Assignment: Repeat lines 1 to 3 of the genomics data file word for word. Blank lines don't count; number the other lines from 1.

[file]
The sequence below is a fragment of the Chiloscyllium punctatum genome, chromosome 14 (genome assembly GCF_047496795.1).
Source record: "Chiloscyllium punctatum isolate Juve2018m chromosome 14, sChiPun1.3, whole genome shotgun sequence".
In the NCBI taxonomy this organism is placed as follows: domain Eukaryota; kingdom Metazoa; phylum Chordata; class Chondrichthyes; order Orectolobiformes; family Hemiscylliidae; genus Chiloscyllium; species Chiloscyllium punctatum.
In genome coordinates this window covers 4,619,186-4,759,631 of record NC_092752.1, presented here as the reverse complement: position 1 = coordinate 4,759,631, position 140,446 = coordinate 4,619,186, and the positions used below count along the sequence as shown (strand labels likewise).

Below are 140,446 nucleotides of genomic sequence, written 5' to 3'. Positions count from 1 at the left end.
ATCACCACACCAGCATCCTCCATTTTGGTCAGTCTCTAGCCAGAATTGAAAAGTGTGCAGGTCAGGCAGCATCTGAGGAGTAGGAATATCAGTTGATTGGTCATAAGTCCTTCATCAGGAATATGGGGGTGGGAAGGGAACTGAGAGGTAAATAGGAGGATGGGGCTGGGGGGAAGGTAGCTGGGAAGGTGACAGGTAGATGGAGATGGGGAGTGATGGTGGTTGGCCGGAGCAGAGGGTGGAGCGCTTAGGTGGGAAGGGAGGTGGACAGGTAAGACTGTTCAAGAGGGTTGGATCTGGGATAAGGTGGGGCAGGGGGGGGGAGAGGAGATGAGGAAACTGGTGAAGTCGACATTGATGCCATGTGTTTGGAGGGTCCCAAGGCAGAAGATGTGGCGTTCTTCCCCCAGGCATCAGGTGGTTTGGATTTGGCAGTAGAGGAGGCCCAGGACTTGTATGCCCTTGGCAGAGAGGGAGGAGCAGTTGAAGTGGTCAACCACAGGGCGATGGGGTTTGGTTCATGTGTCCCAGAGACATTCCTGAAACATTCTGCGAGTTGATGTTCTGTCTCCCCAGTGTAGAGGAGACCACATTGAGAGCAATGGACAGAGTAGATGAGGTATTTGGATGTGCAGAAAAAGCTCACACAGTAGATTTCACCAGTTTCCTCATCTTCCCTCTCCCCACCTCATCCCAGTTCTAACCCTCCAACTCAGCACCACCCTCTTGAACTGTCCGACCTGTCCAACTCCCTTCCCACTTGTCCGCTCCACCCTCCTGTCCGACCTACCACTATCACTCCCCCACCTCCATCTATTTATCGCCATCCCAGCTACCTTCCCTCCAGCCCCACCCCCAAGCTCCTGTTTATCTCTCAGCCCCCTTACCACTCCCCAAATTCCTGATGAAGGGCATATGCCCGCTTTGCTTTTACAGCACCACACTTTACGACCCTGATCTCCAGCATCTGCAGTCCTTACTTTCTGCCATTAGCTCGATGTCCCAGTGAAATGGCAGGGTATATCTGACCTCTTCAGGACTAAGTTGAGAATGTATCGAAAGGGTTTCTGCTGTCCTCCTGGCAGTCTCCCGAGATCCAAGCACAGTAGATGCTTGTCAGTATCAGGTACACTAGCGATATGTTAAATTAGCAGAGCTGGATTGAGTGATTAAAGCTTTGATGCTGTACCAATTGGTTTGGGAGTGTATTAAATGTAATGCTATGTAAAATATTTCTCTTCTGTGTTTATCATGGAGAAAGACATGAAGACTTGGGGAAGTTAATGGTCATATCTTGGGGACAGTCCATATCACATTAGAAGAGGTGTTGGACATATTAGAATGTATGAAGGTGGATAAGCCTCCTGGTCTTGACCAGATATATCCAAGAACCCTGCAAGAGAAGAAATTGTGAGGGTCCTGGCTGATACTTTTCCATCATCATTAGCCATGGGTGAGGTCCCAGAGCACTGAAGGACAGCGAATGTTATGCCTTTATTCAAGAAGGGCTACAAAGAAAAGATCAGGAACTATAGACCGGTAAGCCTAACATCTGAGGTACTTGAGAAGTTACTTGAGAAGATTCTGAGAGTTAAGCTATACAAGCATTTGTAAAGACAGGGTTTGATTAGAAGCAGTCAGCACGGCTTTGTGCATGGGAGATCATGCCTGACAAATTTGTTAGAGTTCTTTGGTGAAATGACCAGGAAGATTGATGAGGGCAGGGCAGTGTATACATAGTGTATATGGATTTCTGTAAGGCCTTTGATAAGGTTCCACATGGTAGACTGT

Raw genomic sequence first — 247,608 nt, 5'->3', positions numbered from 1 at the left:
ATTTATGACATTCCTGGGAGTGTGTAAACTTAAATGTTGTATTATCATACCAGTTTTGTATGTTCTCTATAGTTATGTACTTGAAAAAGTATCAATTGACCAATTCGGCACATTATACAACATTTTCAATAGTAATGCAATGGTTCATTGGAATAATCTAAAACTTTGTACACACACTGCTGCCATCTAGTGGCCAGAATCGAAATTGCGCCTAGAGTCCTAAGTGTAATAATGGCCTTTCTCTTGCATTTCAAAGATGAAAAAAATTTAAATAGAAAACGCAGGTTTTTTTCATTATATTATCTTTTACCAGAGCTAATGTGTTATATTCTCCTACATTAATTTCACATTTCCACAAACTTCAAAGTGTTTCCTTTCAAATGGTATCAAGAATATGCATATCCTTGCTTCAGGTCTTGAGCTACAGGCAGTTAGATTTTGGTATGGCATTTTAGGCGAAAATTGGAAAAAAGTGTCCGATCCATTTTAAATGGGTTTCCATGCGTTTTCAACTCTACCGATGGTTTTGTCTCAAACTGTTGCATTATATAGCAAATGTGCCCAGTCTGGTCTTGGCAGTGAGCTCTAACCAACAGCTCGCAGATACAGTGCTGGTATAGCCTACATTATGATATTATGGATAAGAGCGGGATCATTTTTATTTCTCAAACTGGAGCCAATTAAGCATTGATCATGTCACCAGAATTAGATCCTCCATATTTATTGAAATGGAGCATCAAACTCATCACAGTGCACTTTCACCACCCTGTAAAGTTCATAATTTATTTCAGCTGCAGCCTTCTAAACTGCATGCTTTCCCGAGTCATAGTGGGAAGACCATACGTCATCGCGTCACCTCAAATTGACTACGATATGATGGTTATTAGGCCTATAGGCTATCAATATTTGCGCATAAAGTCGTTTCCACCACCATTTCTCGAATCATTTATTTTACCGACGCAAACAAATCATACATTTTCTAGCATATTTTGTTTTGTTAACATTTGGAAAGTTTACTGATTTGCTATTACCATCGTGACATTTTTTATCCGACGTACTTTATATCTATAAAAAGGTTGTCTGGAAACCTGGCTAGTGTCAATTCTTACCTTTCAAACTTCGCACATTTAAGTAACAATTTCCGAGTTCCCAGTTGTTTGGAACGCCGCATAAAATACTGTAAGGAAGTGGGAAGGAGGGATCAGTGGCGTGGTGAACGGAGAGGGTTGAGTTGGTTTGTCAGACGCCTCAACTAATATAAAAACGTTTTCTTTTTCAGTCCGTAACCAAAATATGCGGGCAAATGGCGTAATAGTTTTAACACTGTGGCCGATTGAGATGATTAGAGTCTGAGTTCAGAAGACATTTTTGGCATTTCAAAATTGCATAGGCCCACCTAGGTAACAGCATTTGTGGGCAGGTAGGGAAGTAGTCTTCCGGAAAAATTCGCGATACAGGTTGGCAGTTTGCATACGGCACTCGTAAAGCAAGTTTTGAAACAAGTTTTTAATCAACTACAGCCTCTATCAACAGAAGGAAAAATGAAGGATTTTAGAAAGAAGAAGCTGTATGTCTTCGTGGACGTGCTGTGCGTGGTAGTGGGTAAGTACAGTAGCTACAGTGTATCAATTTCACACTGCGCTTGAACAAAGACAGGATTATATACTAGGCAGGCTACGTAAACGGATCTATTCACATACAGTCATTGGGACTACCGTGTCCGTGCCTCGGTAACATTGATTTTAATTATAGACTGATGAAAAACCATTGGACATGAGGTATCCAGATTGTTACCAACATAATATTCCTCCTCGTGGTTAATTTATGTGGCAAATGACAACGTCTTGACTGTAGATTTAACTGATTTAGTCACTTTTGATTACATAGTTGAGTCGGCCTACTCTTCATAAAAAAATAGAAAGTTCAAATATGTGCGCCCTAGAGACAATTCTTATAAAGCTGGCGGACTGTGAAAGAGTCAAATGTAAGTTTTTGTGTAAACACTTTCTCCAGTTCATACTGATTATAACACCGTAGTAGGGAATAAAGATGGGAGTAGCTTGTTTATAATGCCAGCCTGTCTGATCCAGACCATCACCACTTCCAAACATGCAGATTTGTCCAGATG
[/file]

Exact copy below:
The sequence below is a fragment of the Chiloscyllium punctatum genome, chromosome 14 (genome assembly GCF_047496795.1).
Source record: "Chiloscyllium punctatum isolate Juve2018m chromosome 14, sChiPun1.3, whole genome shotgun sequence".
In the NCBI taxonomy this organism is placed as follows: domain Eukaryota; kingdom Metazoa; phylum Chordata; class Chondrichthyes; order Orectolobiformes; family Hemiscylliidae; genus Chiloscyllium; species Chiloscyllium punctatum.